It's Friday night and with stocks at record highs, Trump's approval ratings jumping to 4-month highs, and Mueller scraping the bottom of the barrel for anything to pin on anyone, the media has their red meat for the weekend now as DHS has notified 21 states Friday that their election systems were targeted before the 2016 election.
The government told The Associated Press last year that more than 20 states were targeted by hackers believed to be Russian agents before the 2016 elections. But for many states, the calls Friday from the Department of Homeland Security were the first official confirmation of whether their states were on the list.
DHS Spokesman Scott McConnell said in a written statement to The Hill...
"[R]ecognizing that state and local officials should be kept informed about cybersecurity risks to election infrastructure, we are working with them to refine our processes for sharing this information while protecting the integrity of investigations and the confidentiality of system owners."
"As part of our ongoing information sharing efforts, today DHS notified the Secretary of State or another chief election officer in each state of any potential targeting we were aware of in their state leading up to the 2016 election. We will continue to keep this information confidential and defer to each state whether it wishes to make it public or not.”
So the government did not release a list of what states were notified. However, as AP reports, after contacting every state election office on Friday...
While not all of them responded immediately, those that said they were targeted were Alabama, Arizona, Colorado, Connecticut, Illinois, Iowa, Maryland, Minnesota, Ohio, Oklahoma, Pennsylvania, Virginia, Washington and Wisconsin.
Federal officials said that in most of the 21 states, the targeting was preparatory activity such as scanning computer systems.
The targets included voter registration systems but not vote tallying software.
Officials said there were some attempts to compromise networks but most were unsuccessful.
The government did not say who was behind the hacking attempts or provide details about what had been sought.
But election officials in three states said Friday the attempts could be linked to Russia.
The Wisconsin Election Commission seem utterly convinced that the state's systems were targeted by "Russian government cyber actors."
Wisconsin Notified of Unsuccessful Russian Hacking Attempt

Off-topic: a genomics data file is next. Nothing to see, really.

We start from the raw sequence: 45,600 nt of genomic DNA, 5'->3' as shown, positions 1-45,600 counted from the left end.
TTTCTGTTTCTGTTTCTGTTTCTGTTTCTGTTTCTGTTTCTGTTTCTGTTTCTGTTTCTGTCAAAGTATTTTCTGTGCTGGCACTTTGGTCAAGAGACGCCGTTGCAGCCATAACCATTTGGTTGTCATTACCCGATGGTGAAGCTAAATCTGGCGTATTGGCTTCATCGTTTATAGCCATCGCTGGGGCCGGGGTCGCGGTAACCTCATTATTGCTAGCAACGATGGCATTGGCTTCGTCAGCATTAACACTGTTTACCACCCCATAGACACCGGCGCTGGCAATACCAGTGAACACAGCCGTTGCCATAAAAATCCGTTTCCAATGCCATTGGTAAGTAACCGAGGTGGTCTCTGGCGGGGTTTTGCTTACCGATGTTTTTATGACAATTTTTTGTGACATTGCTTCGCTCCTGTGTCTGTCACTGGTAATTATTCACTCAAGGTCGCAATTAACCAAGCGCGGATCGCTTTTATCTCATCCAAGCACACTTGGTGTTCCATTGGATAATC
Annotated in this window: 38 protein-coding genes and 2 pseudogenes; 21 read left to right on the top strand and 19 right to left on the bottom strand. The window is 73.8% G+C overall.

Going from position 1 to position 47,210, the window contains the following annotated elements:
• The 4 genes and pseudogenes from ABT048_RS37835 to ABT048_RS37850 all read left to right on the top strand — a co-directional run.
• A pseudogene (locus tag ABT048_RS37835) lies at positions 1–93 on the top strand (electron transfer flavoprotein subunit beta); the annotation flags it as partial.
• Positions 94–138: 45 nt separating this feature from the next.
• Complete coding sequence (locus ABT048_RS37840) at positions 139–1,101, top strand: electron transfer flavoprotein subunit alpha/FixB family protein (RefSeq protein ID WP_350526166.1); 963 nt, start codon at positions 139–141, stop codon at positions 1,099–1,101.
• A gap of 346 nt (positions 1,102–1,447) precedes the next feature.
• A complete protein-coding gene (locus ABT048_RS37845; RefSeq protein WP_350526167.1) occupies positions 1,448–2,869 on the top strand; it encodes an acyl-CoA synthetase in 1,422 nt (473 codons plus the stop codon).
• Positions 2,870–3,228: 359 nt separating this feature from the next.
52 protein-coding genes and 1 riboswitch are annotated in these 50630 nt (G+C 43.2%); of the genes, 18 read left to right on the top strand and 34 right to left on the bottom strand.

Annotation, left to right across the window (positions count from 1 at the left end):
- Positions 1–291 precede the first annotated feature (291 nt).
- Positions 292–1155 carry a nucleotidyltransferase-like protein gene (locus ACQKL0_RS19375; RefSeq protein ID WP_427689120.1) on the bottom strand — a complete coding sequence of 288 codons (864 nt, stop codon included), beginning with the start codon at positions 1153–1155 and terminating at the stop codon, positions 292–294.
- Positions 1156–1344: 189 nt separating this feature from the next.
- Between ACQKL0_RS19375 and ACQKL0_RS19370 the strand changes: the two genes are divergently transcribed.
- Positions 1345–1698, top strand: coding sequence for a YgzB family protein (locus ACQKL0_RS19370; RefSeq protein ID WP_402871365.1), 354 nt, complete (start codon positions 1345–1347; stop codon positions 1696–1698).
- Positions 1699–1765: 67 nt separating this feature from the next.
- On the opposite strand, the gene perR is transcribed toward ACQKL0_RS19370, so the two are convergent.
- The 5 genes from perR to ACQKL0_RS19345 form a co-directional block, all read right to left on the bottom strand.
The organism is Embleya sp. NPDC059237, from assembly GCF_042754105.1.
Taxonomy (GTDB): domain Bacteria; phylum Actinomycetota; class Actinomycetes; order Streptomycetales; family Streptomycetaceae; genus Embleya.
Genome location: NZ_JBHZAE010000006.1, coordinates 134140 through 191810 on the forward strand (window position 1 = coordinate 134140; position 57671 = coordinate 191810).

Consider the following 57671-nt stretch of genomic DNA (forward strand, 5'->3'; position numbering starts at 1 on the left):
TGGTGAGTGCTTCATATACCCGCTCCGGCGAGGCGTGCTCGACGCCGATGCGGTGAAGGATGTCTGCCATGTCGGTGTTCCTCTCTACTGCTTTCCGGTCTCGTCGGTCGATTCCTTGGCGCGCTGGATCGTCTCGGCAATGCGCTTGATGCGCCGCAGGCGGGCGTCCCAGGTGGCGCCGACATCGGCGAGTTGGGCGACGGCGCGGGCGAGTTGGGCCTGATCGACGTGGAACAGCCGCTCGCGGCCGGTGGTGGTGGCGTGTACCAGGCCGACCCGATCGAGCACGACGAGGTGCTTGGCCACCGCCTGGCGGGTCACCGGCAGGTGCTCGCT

This afternoon, the U.S. Department of Homeland Security notified the Wisconsin Elections Commission for the first time that “Russian government cyber actors” unsuccessfully targeted the state’s voter registration system in 2016.
WEC Administrator Michael Haas has informed WEC Chair Mark Thomsen, who directed Commission staff to investigate why election officials were not notified earlier and report to the Commission at its meeting Tuesday.
“This scanning had no impact on Wisconsin’s systems or the election,” Haas said. “Internet security provided by the state successfully protected our systems. Homeland Security specifically confirmed there was no breach or compromise of our data.”
Wisconsin is one of 21 states whose chief election officials were notified Friday by DHS officials that their systems were targeted by Russians, said Haas. DHS did not disclose which other states were notified, but said the states were free to disclose the information.
According to DHS, it appears that Internet-facing election infrastructure in Wisconsin was targeted by Russian government cyber actors. They scanned internet-connected election infrastructure likely seeking specific vulnerabilities such as access to voter registration databases, but the attempt to exploit vulnerabilities was unsuccessful.
Haas said the Commission is seeking more specific information, including when the scanning activity occurred in 2016.
The news that 21 states were targeted was first announced by DHS at a U.S. Senate Intelligence Committee hearing on June 21, 2017. Coincidentally, Haas also testified at that hearing and said in response to questions that the Elections Commission had not been notified by DHS and concluded that Wisconsin was not one of the targeted states.
Which reads more like WI officials wanting to show off their security and pin the blame of Russians (when we know from what AP reported that no blame was asssigned, merely notification of targeting).
Colorado said the hacking wasn't quite a breach.
"It's really reconnaissance by a bad guy to try and figure out how we would break into your computer," said Trevor Timmons, a spokesman for the Colorado secretary of state's office.
"It's not an attack. I wouldn't call it a probe. It's not a breach, it's not a penetration."
Only Illinois reported that hackers had succeeded in breaching its voter systems.